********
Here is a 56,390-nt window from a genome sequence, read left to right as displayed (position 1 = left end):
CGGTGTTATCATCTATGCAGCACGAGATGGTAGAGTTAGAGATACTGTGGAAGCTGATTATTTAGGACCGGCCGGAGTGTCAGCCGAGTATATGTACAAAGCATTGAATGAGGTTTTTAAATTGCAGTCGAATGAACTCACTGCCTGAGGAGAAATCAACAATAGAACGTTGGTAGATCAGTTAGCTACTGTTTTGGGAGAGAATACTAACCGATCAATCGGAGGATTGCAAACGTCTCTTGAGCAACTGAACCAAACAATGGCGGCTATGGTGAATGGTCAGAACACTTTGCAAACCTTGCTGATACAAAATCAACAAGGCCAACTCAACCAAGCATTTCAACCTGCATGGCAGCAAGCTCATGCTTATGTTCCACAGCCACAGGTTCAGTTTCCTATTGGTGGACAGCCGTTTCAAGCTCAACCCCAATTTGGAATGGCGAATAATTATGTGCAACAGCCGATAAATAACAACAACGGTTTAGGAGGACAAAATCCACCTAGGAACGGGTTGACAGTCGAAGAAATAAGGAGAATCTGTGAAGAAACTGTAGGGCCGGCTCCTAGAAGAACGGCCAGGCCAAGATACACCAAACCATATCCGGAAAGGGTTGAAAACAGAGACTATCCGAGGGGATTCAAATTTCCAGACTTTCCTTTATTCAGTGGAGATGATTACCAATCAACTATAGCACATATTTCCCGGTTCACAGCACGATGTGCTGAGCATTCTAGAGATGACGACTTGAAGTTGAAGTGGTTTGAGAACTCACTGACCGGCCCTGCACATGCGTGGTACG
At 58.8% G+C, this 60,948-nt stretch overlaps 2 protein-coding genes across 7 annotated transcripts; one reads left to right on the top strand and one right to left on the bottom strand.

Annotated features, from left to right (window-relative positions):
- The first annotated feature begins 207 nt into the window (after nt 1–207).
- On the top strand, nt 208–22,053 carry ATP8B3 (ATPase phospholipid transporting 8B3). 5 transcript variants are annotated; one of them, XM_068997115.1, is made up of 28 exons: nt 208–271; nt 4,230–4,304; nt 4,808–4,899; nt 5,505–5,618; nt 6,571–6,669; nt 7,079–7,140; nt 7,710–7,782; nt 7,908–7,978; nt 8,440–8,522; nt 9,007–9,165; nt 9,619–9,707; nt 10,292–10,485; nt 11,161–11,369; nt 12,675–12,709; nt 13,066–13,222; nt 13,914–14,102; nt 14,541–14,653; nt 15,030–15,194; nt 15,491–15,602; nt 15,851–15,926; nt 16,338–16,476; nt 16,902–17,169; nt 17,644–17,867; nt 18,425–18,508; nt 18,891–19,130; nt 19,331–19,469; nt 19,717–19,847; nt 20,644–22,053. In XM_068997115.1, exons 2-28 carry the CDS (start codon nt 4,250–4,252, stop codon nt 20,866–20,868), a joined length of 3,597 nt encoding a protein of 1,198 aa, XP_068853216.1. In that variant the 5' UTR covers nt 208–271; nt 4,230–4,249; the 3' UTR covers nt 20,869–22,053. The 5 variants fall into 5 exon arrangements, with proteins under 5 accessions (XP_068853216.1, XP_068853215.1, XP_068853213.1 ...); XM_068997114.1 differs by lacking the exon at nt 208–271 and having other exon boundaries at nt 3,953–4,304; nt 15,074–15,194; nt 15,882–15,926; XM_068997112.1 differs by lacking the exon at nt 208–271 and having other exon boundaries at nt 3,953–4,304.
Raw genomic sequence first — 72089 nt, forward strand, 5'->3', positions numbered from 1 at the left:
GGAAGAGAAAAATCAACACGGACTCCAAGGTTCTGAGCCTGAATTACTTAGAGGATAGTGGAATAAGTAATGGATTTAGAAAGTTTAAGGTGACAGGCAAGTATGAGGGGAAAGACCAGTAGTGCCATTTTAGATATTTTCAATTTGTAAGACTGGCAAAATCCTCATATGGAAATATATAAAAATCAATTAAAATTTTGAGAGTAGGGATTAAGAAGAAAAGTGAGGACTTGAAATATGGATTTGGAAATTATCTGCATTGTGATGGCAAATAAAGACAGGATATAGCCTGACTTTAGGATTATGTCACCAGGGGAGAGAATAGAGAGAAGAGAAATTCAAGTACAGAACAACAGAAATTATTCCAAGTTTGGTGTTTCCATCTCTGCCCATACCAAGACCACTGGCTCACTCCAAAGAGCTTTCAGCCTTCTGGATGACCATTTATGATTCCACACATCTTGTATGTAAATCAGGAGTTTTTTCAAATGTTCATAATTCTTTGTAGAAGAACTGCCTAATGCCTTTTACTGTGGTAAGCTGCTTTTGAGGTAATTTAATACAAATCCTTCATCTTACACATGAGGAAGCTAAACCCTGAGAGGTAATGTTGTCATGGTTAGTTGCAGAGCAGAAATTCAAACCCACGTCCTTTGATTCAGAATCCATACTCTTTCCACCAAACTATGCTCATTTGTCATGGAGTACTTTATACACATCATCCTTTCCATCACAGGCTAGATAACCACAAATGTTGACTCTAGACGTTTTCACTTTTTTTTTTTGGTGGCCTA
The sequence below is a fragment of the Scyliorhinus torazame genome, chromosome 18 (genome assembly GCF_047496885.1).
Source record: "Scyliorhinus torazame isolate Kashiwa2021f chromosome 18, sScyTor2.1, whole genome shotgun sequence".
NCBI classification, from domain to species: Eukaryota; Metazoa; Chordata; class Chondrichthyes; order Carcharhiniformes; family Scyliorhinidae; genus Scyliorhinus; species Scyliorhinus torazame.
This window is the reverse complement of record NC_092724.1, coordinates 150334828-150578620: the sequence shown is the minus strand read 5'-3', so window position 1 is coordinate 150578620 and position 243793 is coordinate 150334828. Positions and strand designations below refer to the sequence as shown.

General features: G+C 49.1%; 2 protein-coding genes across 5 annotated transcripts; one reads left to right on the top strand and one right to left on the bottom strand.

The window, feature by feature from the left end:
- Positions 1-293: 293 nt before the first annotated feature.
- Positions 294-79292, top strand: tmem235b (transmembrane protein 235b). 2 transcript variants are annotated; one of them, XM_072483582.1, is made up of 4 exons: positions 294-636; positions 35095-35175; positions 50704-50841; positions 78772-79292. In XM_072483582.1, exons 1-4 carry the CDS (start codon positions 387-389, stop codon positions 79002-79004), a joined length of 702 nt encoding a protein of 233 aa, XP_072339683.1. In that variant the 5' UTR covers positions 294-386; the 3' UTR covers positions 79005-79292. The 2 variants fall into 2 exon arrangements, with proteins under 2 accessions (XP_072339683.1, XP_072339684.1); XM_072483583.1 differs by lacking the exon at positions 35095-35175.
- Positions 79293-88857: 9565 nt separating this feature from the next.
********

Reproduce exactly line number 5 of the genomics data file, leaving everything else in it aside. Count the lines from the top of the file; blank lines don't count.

- The first annotated feature begins 207 nt into the window (after nt 1–207).